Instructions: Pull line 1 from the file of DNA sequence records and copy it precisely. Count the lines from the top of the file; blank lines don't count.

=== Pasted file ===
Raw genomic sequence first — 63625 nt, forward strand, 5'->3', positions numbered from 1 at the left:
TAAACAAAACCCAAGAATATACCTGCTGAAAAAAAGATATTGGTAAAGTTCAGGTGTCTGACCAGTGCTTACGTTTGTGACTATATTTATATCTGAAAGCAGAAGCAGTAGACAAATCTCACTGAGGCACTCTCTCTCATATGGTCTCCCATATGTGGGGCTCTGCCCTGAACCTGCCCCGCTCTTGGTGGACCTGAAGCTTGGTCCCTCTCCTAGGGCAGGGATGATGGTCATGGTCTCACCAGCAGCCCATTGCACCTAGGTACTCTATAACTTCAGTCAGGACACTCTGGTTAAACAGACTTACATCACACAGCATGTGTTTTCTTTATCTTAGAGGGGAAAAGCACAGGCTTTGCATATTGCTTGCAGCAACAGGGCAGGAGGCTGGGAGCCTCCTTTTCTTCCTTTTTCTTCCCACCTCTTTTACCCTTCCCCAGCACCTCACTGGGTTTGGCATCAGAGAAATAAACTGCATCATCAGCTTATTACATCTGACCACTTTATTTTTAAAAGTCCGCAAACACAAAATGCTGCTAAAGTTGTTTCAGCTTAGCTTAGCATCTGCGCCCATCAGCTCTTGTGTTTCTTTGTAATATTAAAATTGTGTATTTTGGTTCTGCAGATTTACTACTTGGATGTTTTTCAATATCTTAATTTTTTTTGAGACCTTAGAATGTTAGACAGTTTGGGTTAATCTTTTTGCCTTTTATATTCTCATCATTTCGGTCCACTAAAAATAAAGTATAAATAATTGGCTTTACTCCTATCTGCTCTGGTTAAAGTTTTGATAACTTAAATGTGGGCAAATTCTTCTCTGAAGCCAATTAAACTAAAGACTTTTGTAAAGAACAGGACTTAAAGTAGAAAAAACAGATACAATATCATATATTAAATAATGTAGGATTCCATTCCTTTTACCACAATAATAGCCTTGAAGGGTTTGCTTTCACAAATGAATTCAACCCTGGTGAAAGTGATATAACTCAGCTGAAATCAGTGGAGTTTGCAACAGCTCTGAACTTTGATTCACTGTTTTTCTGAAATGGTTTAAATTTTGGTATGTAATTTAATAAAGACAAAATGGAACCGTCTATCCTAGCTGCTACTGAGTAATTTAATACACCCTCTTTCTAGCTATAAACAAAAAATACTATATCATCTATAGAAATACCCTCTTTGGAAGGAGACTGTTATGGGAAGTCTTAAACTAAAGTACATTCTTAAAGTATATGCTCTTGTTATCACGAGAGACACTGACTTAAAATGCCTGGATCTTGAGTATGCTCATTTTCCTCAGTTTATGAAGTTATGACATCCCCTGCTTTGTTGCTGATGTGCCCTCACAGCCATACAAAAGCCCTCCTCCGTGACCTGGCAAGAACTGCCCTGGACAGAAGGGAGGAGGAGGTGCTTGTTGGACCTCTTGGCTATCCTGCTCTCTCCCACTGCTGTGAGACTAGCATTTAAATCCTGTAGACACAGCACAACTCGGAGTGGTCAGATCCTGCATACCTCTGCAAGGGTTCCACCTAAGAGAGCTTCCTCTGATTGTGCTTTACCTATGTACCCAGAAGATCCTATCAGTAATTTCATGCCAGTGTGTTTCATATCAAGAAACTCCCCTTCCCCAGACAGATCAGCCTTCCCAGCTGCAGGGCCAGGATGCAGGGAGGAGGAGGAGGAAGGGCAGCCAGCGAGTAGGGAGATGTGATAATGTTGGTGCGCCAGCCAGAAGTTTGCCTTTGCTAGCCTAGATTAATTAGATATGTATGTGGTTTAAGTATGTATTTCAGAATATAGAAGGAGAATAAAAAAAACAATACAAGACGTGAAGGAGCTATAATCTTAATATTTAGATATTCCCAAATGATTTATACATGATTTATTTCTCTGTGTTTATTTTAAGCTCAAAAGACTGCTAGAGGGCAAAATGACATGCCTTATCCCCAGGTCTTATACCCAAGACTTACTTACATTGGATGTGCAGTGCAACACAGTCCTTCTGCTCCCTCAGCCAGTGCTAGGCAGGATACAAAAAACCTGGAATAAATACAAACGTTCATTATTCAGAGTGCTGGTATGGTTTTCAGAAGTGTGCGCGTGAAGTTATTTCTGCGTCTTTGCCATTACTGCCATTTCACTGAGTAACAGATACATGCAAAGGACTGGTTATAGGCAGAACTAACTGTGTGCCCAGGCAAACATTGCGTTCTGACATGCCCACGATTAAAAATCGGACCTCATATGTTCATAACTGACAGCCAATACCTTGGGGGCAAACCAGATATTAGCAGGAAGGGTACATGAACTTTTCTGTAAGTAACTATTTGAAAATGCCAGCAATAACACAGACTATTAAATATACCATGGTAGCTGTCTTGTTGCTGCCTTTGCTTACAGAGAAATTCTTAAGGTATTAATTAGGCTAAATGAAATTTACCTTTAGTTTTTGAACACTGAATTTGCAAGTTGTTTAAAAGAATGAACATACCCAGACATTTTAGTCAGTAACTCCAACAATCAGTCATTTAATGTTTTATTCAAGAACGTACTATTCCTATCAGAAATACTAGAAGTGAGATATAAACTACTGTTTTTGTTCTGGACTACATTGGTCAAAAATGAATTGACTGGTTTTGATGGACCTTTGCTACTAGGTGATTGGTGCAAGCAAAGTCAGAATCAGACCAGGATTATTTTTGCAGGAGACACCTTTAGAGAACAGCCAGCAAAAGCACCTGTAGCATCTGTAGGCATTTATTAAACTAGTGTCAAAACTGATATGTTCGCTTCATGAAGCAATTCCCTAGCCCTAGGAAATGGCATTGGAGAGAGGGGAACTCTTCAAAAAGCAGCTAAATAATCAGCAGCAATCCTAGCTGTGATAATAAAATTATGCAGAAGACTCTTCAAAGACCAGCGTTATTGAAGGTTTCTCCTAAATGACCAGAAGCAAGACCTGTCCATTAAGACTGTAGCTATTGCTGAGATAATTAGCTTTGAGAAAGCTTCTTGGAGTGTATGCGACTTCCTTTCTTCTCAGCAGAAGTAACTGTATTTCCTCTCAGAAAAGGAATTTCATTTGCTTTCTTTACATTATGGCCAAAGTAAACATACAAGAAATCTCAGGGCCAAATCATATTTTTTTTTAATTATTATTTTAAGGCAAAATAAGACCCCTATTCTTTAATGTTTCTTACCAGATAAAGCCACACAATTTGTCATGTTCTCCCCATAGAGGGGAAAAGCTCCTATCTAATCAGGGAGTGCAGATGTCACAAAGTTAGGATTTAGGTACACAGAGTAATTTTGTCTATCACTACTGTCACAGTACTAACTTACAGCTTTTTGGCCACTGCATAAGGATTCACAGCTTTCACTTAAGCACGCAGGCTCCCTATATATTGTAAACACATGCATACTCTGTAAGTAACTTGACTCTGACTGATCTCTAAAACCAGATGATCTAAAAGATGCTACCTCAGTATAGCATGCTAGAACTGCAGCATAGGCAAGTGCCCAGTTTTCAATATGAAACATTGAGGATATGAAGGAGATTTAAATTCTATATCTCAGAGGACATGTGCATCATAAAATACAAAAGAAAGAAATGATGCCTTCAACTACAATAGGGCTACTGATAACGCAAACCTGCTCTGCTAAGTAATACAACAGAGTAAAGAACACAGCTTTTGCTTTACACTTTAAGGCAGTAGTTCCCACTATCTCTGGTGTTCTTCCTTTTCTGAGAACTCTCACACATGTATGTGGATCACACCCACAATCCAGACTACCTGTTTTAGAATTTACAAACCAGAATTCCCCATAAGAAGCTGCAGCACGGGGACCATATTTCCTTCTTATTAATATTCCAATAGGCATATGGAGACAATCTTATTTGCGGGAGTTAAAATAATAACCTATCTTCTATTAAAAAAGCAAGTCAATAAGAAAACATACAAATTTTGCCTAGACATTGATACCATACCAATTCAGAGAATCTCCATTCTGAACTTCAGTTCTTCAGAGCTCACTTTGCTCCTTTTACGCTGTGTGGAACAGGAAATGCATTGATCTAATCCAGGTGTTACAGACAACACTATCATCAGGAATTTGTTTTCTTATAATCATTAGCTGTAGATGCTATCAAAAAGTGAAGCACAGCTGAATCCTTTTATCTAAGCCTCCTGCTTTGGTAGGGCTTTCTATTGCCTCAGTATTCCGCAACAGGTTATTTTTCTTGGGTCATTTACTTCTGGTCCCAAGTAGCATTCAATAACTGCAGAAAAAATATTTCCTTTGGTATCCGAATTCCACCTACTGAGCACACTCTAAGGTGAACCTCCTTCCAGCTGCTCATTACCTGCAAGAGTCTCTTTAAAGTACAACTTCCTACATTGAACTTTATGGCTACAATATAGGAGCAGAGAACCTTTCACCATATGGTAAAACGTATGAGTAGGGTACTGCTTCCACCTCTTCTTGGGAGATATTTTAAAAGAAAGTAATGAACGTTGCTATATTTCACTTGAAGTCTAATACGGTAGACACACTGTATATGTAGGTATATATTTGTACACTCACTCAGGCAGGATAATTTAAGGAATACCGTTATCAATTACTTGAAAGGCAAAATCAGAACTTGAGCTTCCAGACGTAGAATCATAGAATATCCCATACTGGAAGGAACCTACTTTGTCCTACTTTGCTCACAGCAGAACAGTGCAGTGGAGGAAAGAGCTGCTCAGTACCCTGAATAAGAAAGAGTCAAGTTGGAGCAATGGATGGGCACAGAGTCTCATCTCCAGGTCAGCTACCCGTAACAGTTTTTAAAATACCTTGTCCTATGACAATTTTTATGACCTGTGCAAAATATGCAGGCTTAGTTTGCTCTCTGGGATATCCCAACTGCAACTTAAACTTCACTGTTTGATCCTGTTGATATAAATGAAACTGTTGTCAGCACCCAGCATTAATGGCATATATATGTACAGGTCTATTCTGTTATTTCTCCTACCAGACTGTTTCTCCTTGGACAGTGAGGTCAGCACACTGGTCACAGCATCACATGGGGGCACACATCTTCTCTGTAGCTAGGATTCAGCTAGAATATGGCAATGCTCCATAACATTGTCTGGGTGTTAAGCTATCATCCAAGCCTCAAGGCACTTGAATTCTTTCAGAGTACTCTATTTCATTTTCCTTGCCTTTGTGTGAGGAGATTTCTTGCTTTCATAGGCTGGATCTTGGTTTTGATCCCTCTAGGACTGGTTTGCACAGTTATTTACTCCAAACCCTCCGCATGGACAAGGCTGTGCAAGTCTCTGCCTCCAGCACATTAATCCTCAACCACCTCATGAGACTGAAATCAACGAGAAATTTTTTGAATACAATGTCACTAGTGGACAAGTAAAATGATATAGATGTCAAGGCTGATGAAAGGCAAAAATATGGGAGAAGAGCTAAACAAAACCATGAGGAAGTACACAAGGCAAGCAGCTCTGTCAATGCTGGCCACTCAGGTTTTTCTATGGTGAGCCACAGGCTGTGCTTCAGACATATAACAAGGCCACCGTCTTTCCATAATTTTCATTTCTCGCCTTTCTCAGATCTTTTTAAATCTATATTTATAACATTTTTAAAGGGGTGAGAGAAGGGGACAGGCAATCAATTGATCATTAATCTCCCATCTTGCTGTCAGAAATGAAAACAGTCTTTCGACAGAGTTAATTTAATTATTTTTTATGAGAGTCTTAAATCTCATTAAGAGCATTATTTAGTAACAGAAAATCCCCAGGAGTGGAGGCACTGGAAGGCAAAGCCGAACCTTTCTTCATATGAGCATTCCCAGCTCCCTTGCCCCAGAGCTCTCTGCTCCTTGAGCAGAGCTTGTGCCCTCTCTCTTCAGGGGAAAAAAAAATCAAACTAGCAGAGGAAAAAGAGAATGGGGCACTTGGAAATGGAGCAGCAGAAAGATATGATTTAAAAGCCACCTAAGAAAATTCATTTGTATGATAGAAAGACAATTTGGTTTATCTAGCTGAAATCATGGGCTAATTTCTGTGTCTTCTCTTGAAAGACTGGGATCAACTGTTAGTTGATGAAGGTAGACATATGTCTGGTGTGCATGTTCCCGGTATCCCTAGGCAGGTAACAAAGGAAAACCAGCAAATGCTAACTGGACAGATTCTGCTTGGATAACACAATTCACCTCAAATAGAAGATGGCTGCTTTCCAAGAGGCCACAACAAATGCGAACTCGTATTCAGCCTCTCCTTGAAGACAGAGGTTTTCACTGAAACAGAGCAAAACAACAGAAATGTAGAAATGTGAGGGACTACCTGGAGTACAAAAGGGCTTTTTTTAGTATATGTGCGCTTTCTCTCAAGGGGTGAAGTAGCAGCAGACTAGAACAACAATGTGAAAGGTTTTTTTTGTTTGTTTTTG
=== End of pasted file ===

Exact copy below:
Raw genomic sequence first — 63625 nt, forward strand, 5'->3', positions numbered from 1 at the left: